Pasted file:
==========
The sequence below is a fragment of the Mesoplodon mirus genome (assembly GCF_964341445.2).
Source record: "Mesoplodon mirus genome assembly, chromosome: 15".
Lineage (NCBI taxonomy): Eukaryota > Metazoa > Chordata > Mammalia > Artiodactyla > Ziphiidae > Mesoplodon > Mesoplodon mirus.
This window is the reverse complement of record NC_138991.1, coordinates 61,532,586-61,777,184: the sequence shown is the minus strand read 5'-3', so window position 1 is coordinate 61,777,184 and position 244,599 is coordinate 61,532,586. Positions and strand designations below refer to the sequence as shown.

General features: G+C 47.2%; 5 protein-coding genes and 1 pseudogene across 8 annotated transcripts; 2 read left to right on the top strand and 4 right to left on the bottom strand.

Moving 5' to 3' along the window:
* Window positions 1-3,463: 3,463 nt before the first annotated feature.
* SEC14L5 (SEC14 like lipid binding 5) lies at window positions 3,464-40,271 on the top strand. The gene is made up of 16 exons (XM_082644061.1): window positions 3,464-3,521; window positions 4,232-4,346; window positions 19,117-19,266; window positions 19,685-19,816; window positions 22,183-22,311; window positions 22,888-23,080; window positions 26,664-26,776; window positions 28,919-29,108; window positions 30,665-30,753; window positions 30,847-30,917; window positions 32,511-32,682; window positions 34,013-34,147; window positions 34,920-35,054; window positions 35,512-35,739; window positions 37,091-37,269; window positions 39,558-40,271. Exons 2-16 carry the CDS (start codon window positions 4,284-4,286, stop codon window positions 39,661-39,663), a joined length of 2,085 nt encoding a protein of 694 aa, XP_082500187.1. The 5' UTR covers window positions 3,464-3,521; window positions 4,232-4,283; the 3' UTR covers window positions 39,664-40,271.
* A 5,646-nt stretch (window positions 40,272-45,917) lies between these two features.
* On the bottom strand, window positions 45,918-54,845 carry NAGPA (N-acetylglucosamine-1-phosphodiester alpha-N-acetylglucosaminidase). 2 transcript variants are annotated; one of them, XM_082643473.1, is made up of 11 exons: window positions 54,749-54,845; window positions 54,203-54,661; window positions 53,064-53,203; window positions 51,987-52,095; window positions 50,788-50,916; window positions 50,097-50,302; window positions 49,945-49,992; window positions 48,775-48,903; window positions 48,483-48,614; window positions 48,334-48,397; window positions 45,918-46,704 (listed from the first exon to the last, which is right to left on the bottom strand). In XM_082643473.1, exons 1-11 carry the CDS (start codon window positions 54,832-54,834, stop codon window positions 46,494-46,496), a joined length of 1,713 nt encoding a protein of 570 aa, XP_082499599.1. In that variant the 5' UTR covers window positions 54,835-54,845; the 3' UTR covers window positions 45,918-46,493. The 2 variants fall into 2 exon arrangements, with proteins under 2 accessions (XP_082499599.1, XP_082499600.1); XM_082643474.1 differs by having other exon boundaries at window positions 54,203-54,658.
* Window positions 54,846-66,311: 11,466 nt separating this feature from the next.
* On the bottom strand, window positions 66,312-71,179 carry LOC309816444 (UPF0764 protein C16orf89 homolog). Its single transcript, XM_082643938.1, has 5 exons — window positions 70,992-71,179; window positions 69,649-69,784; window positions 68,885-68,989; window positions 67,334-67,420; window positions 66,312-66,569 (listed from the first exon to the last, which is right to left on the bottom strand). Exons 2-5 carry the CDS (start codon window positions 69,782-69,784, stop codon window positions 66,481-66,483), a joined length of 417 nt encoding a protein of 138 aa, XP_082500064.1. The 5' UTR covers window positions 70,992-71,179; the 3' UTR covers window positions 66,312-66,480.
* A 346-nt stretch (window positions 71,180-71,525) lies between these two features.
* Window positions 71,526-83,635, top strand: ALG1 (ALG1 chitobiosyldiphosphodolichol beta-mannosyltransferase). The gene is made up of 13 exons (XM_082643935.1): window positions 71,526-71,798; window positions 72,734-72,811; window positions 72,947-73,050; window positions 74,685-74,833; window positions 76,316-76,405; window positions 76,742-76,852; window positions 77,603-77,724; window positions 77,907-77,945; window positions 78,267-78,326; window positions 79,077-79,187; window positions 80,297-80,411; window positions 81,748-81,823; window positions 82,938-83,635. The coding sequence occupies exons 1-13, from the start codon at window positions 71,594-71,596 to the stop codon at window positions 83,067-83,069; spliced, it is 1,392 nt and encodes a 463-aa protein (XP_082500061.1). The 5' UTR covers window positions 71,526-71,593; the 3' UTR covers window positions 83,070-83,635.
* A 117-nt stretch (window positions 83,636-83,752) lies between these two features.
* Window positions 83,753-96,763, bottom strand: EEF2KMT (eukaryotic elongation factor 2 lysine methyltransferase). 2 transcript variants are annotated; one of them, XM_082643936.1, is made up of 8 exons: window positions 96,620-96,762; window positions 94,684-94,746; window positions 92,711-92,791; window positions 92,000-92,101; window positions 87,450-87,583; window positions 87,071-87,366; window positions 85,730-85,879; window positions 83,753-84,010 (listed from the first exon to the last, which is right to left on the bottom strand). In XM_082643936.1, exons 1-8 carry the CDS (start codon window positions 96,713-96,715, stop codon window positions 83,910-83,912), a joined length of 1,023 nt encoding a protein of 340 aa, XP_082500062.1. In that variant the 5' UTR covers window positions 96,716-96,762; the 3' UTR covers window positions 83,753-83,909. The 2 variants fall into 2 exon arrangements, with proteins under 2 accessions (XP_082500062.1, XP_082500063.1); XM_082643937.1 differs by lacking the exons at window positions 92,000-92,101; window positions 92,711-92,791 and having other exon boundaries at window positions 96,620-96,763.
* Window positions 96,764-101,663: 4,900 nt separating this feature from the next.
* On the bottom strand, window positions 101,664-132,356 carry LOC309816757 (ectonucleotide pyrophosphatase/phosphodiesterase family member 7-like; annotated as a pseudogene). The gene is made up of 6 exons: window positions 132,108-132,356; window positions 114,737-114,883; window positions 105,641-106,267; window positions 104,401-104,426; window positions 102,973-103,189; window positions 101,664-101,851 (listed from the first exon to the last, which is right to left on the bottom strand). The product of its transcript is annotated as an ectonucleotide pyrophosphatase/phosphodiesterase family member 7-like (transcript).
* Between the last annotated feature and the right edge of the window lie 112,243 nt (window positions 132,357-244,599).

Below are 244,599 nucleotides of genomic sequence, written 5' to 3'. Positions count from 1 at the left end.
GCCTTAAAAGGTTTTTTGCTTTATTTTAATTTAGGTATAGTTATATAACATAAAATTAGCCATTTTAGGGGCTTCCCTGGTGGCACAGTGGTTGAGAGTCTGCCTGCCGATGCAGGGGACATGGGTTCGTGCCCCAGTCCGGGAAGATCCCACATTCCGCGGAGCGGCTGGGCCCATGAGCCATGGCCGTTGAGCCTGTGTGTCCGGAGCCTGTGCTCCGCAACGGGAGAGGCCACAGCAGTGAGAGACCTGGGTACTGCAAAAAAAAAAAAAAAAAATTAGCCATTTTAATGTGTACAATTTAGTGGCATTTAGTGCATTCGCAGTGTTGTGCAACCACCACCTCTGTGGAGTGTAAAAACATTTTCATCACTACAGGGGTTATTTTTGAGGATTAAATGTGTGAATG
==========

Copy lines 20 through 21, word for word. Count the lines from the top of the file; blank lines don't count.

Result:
Below are 244,599 nucleotides of genomic sequence, written 5' to 3'. Positions count from 1 at the left end.
GCCTTAAAAGGTTTTTTGCTTTATTTTAATTTAGGTATAGTTATATAACATAAAATTAGCCATTTTAGGGGCTTCCCTGGTGGCACAGTGGTTGAGAGTCTGCCTGCCGATGCAGGGGACATGGGTTCGTGCCCCAGTCCGGGAAGATCCCACATTCCGCGGAGCGGCTGGGCCCATGAGCCATGGCCGTTGAGCCTGTGTGTCCGGAGCCTGTGCTCCGCAACGGGAGAGGCCACAGCAGTGAGAGACCTGGGTACTGCAAAAAAAAAAAAAAAAAATTAGCCATTTTAATGTGTACAATTTAGTGGCATTTAGTGCATTCGCAGTGTTGTGCAACCACCACCTCTGTGGAGTGTAAAAACATTTTCATCACTACAGGGGTTATTTTTGAGGATTAAATGTGTGAATG